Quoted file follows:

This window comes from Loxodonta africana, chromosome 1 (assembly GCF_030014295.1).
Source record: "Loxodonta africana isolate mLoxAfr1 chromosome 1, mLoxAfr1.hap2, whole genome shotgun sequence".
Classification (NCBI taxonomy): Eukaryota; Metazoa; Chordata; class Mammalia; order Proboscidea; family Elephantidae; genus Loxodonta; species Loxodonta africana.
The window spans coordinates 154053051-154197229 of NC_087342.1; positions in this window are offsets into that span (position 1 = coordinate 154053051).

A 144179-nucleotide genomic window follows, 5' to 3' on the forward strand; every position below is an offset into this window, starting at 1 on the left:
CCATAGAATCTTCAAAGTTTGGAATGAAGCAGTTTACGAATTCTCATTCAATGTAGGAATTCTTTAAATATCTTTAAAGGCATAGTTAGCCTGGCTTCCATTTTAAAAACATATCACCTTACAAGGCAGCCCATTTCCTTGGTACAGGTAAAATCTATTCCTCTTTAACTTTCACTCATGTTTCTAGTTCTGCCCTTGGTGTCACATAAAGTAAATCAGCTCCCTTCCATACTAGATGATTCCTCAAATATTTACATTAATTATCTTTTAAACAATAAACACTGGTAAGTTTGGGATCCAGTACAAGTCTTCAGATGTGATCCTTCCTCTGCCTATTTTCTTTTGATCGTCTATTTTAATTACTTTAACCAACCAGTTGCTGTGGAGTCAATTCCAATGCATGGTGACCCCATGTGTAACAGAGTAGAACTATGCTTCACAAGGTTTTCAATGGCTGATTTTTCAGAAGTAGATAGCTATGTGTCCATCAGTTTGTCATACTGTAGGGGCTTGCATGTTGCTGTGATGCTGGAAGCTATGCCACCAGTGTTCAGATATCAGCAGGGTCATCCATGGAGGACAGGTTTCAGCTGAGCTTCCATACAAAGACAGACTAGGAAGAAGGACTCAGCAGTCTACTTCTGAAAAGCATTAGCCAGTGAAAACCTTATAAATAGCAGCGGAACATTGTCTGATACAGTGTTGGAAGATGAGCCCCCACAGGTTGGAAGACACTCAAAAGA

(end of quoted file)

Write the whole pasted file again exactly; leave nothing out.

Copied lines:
This window comes from Loxodonta africana, chromosome 1 (assembly GCF_030014295.1).
Source record: "Loxodonta africana isolate mLoxAfr1 chromosome 1, mLoxAfr1.hap2, whole genome shotgun sequence".
Classification (NCBI taxonomy): Eukaryota; Metazoa; Chordata; class Mammalia; order Proboscidea; family Elephantidae; genus Loxodonta; species Loxodonta africana.
The window spans coordinates 154053051-154197229 of NC_087342.1; positions in this window are offsets into that span (position 1 = coordinate 154053051).

A 144179-nucleotide genomic window follows, 5' to 3' on the forward strand; every position below is an offset into this window, starting at 1 on the left:
CCATAGAATCTTCAAAGTTTGGAATGAAGCAGTTTACGAATTCTCATTCAATGTAGGAATTCTTTAAATATCTTTAAAGGCATAGTTAGCCTGGCTTCCATTTTAAAAACATATCACCTTACAAGGCAGCCCATTTCCTTGGTACAGGTAAAATCTATTCCTCTTTAACTTTCACTCATGTTTCTAGTTCTGCCCTTGGTGTCACATAAAGTAAATCAGCTCCCTTCCATACTAGATGATTCCTCAAATATTTACATTAATTATCTTTTAAACAATAAACACTGGTAAGTTTGGGATCCAGTACAAGTCTTCAGATGTGATCCTTCCTCTGCCTATTTTCTTTTGATCGTCTATTTTAATTACTTTAACCAACCAGTTGCTGTGGAGTCAATTCCAATGCATGGTGACCCCATGTGTAACAGAGTAGAACTATGCTTCACAAGGTTTTCAATGGCTGATTTTTCAGAAGTAGATAGCTATGTGTCCATCAGTTTGTCATACTGTAGGGGCTTGCATGTTGCTGTGATGCTGGAAGCTATGCCACCAGTGTTCAGATATCAGCAGGGTCATCCATGGAGGACAGGTTTCAGCTGAGCTTCCATACAAAGACAGACTAGGAAGAAGGACTCAGCAGTCTACTTCTGAAAAGCATTAGCCAGTGAAAACCTTATAAATAGCAGCGGAACATTGTCTGATACAGTGTTGGAAGATGAGCCCCCACAGGTTGGAAGACACTCAAAAGA